https://www.npr.org/sections/health-shots/2019/05/29/727943418/do-you-really-need-10-000-steps-per-day
“New research shows that daily light walking is important for maintaining health as you age. But if you can’t hit 10,000 steps, don’t worry.” Peter Muller/Getty Images/Cultura RF

 

Two Research-Based Medication Findings

Studies on kidney disease and A-fib.

As we know, particular medications may or may not be for us. Even if they are fine for others. Let’s consider two examples.

Heartburn and Our Kidneys

Marget Robinson of the University of Buffalo reports that:

“Common medications for heartburn, acid reflux, and ulcers are linked to increased risks of kidney failure and chronic kidney disease, according to a new study. Use of proton pump inhibitors (PPI), a group of drugs that reduce the production of stomach acid, may increase risk as much as 20 percent — and also come with a four times greater risk of kidney failure, researchers say. People at least 65 years old have the highest risk.”

“The research, which appears in Pharmacotherapy, is one of the first large, long-term studies to examine the effects of PPIs on kidney function. Researchers examined health data of more than 190,000 patients over a 15-year period. This study adds to a growing list of concerning side effects and adverse outcomes associated with PPIs,’ says David Jacobs, lead investigator and assistant professor of pharmacy practice in the University at Buffalo School of Pharmacy and Pharmaceutical Sciences. ‘Given the increasing global use of PPIs, the relationship between PPIs and renal disease could pose a substantial disease and financial burden to the health care system and public health.'”

Click the image to read more.

Two Research-Based Medication Findings

 

A-Fib and Aspirin

Sarah Avery of Duke University reports that:

“The drugs apixaban and clopidogrel — without aspirin — comprise the safest treatment regimen for certain patients with atrial fibrillation (A-fib), according to new research. The finding — which applies specifically to patients with A-fib who have had a heart attack and/or are undergoing percutaneous coronary intervention—should reassure clinicians and patients that dropping aspirin results in no significant increase in ischemic events such as heart attacks, strokes, and blood clots.”

“The researchers presented data from the large study, known as AUGUSTUS, at the American College of Cardiology annual meeting. ‘We have a lot of studies on antithrombotic drugs in patients with coronary artery disease and similarly in patients with A-fib, but few studies in patients with both conditions,’ says cardiologist Renato D. Lopes, principal investigator for the trial and a member of the Duke University Clinical Research Institute. ‘The reality is that doctors and patients have a challenge in treating these patients without causing bleeding. The results of this trial give us an opportunity to better understand how to best treat them.'”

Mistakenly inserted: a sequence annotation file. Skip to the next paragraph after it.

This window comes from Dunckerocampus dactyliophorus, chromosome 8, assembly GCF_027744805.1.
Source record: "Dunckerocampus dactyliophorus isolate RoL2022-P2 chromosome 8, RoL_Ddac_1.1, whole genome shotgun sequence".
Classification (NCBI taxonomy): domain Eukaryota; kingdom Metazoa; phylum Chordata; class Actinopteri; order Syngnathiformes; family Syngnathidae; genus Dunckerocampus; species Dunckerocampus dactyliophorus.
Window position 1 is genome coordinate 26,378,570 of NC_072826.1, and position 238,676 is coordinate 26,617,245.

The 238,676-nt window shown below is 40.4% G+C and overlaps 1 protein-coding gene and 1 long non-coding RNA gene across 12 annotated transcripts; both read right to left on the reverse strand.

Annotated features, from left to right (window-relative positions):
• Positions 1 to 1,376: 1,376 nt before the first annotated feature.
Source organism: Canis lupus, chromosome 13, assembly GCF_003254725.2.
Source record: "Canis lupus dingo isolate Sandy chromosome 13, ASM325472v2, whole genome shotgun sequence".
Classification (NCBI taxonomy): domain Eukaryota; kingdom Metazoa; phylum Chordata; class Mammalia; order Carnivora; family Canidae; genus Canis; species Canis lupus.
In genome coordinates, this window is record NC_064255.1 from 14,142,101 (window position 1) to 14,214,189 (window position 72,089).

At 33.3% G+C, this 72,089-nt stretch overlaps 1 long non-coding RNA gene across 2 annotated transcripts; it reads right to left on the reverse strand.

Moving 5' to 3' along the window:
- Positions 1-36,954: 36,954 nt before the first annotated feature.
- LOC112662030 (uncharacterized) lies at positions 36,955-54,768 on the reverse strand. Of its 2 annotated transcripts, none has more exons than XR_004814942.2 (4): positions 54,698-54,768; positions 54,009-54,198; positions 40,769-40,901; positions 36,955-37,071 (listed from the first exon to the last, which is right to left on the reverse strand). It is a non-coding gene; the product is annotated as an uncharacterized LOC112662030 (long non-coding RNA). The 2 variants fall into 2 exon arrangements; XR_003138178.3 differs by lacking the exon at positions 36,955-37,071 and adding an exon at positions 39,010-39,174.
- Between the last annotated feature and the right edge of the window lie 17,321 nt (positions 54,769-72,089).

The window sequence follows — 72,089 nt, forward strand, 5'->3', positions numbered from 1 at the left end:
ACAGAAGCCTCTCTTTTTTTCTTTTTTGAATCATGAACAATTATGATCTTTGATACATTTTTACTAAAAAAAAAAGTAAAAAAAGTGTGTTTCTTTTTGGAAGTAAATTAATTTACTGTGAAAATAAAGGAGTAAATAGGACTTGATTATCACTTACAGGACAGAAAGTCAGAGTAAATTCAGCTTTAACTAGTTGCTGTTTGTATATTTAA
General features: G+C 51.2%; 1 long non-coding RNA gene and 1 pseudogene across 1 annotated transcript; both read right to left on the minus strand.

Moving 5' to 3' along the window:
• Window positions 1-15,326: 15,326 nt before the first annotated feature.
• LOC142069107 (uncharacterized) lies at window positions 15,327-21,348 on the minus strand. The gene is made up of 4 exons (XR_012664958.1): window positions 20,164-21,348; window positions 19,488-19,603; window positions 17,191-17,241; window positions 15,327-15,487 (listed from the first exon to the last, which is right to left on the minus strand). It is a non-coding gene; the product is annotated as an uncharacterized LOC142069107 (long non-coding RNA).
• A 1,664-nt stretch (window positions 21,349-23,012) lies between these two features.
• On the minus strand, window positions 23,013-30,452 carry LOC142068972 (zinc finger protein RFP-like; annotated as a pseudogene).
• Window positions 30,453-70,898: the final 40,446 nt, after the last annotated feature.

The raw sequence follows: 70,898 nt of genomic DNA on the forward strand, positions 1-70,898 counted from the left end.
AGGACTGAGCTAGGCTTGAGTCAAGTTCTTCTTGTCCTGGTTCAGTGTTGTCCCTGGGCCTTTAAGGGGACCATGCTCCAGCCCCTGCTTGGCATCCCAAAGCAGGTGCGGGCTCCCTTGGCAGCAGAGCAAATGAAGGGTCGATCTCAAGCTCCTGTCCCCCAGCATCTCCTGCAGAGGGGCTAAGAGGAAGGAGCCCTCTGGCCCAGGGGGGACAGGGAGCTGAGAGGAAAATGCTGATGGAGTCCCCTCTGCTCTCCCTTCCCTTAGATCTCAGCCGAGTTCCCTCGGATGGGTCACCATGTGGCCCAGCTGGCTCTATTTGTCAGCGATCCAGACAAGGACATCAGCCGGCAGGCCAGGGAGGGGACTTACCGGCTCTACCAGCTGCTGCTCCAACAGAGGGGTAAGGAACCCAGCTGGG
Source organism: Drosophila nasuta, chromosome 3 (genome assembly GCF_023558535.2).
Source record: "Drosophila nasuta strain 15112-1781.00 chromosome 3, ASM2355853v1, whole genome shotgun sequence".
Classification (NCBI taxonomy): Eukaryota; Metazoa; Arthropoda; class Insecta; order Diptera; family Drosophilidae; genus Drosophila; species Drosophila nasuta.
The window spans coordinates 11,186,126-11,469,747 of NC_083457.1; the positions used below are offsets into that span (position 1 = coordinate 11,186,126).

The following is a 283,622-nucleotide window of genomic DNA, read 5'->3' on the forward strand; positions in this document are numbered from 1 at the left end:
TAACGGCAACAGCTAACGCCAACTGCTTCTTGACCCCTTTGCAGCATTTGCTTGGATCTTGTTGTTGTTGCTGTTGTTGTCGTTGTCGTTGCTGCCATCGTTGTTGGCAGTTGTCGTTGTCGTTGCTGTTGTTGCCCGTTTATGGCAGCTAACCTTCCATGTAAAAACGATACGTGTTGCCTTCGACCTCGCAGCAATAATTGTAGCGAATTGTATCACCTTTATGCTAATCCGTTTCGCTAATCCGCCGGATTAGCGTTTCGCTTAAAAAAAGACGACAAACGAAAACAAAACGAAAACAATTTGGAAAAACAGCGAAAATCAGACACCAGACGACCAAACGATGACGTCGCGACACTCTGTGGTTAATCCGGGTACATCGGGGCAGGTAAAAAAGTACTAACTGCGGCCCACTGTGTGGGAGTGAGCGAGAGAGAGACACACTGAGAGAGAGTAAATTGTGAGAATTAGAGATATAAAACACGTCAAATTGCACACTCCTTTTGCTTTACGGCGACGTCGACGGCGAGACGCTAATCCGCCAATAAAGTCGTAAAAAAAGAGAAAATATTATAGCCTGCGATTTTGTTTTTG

Now, look at a brief video on the study.

 

Health and Alcohol — Another View

On Wednesday, we reported about the recent study about health and alcohol — and the effects of any alcohol. Today, we offer another view.

As reported by Aaron E. Carroll for the New York Times:

“A paper was published in The Lancet that claimed to be the definitive study on the benefits and dangers of drinking. The news was apparently not good for those who enjoy alcoholic beverages. It was covered in the news media with headlines like ‘There’s No Safe Amount of Alcohol.’ The truth is much less newsy and much more measured.”

“There are limitations that warrant consideration. Observational data can be very confounded, meaning that unmeasured factors might be the actual cause of the harm. Perhaps people who drink also smoke tobacco. Perhaps people who drink are also poorer. Perhaps there are genetic differences, health differences, or other factors that might be the real cause. There are techniques to analyze observational data in a more causal fashion, but none of them could be used here, because this analysis aggregated past studies — and those studies didn’t use them.”

“The news warns that even one drink per day carries a risk. But how great is that risk? For each set of 100,000 people who have one drink a day per year, 918 can expect to experience one of the 23 alcohol-related problems in any year. Of those who drink nothing, 914 can expect to experience a problem. This means that 99,082 are unaffected, and 914 will have an issue no matter what. Only 4 in 100,000 people who consume a drink a day may have a problem caused by the drinking, according to this study.”

NONETHELESS, “This message shouldn’t get lost in any argument: There is no debate, and this study confirms once again, that heavy drinking is really bad for you.”

Click the image to read more.

Health and Alcohol -- Another View